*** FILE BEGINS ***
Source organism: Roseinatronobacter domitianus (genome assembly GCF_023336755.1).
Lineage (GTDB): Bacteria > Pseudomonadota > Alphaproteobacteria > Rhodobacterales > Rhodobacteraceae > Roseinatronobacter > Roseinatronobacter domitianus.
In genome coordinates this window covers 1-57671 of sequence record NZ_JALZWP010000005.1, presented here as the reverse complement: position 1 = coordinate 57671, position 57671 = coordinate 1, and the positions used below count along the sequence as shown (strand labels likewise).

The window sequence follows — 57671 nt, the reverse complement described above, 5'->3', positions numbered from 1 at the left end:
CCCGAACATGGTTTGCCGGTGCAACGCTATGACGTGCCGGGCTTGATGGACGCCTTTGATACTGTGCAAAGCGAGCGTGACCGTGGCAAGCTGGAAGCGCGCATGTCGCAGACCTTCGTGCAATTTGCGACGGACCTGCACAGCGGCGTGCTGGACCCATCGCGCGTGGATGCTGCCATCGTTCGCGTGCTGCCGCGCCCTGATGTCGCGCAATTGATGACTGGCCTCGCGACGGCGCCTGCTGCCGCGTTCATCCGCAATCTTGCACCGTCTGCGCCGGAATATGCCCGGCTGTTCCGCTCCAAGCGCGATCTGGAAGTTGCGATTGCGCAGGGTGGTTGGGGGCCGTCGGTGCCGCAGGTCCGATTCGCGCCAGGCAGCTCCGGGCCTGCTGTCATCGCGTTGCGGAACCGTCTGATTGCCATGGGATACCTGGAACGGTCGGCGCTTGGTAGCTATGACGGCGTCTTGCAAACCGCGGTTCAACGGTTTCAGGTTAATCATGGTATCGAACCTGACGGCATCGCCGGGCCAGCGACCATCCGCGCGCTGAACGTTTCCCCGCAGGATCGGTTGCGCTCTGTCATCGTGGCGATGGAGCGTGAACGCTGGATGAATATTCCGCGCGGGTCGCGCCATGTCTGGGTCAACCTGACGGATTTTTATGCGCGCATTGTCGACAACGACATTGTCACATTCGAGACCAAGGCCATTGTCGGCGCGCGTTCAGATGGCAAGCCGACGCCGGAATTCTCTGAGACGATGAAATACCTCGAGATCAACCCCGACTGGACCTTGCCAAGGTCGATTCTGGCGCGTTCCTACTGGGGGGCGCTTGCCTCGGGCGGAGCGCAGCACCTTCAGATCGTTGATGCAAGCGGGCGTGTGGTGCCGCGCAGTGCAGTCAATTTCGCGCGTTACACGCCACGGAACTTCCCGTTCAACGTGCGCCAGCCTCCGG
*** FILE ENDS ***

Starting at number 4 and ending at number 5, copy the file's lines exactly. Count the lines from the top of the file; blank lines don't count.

The window sequence follows — 57671 nt, the reverse complement described above, 5'->3', positions numbered from 1 at the left end:
CCCGAACATGGTTTGCCGGTGCAACGCTATGACGTGCCGGGCTTGATGGACGCCTTTGATACTGTGCAAAGCGAGCGTGACCGTGGCAAGCTGGAAGCGCGCATGTCGCAGACCTTCGTGCAATTTGCGACGGACCTGCACAGCGGCGTGCTGGACCCATCGCGCGTGGATGCTGCCATCGTTCGCGTGCTGCCGCGCCCTGATGTCGCGCAATTGATGACTGGCCTCGCGACGGCGCCTGCTGCCGCGTTCATCCGCAATCTTGCACCGTCTGCGCCGGAATATGCCCGGCTGTTCCGCTCCAAGCGCGATCTGGAAGTTGCGATTGCGCAGGGTGGTTGGGGGCCGTCGGTGCCGCAGGTCCGATTCGCGCCAGGCAGCTCCGGGCCTGCTGTCATCGCGTTGCGGAACCGTCTGATTGCCATGGGATACCTGGAACGGTCGGCGCTTGGTAGCTATGACGGCGTCTTGCAAACCGCGGTTCAACGGTTTCAGGTTAATCATGGTATCGAACCTGACGGCATCGCCGGGCCAGCGACCATCCGCGCGCTGAACGTTTCCCCGCAGGATCGGTTGCGCTCTGTCATCGTGGCGATGGAGCGTGAACGCTGGATGAATATTCCGCGCGGGTCGCGCCATGTCTGGGTCAACCTGACGGATTTTTATGCGCGCATTGTCGACAACGACATTGTCACATTCGAGACCAAGGCCATTGTCGGCGCGCGTTCAGATGGCAAGCCGACGCCGGAATTCTCTGAGACGATGAAATACCTCGAGATCAACCCCGACTGGACCTTGCCAAGGTCGATTCTGGCGCGTTCCTACTGGGGGGCGCTTGCCTCGGGCGGAGCGCAGCACCTTCAGATCGTTGATGCAAGCGGGCGTGTGGTGCCGCGCAGTGCAGTCAATTTCGCGCGTTACACGCCACGGAACTTCCCGTTCAACGTGCGCCAGCCTCCGG